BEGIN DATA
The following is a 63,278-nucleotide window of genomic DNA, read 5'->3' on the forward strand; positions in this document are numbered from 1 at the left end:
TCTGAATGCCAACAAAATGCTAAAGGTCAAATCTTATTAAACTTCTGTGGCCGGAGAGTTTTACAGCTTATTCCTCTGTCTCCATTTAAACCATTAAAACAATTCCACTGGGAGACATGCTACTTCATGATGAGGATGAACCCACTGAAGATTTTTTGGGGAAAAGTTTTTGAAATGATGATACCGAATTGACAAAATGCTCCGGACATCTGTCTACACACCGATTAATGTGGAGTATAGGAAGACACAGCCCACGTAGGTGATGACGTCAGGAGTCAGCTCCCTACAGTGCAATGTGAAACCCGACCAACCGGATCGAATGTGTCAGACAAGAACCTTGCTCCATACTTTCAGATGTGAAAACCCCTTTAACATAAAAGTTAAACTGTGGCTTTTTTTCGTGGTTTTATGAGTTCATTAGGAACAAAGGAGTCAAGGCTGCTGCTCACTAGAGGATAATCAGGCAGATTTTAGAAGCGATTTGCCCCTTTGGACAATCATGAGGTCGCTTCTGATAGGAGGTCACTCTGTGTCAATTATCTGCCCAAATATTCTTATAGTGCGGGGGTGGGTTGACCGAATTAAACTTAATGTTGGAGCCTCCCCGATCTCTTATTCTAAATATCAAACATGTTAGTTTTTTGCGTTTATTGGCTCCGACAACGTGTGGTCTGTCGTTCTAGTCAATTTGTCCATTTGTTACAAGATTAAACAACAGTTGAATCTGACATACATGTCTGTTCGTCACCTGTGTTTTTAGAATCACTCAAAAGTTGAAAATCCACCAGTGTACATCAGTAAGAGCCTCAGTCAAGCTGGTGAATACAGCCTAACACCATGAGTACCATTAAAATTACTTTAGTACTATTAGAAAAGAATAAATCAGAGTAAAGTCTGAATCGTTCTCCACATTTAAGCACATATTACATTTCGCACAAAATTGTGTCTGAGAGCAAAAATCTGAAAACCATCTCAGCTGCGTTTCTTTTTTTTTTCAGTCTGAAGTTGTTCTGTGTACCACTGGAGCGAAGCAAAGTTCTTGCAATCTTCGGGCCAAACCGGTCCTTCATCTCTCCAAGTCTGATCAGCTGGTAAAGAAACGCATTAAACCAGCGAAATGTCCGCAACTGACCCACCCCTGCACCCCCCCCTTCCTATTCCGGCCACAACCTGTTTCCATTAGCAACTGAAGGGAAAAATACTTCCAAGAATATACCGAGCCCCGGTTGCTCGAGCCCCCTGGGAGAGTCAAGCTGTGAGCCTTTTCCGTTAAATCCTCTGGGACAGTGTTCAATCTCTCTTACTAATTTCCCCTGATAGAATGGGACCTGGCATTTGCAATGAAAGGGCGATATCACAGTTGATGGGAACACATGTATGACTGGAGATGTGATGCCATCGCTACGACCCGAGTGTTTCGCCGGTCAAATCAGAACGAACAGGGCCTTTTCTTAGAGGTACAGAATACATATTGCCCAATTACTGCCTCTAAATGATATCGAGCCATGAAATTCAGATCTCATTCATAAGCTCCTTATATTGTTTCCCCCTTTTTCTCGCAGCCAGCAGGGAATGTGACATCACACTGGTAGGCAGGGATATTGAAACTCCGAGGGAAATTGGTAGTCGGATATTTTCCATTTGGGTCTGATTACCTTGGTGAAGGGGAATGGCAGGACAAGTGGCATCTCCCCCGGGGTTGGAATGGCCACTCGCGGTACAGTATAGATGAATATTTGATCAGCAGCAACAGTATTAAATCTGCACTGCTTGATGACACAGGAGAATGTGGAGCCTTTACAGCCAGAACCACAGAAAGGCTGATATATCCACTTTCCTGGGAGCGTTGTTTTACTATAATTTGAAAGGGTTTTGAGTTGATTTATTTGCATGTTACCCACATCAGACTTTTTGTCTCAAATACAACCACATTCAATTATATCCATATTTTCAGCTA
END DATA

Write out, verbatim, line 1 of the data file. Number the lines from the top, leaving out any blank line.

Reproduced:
The following is a 63,278-nucleotide window of genomic DNA, read 5'->3' on the forward strand; positions in this document are numbered from 1 at the left end: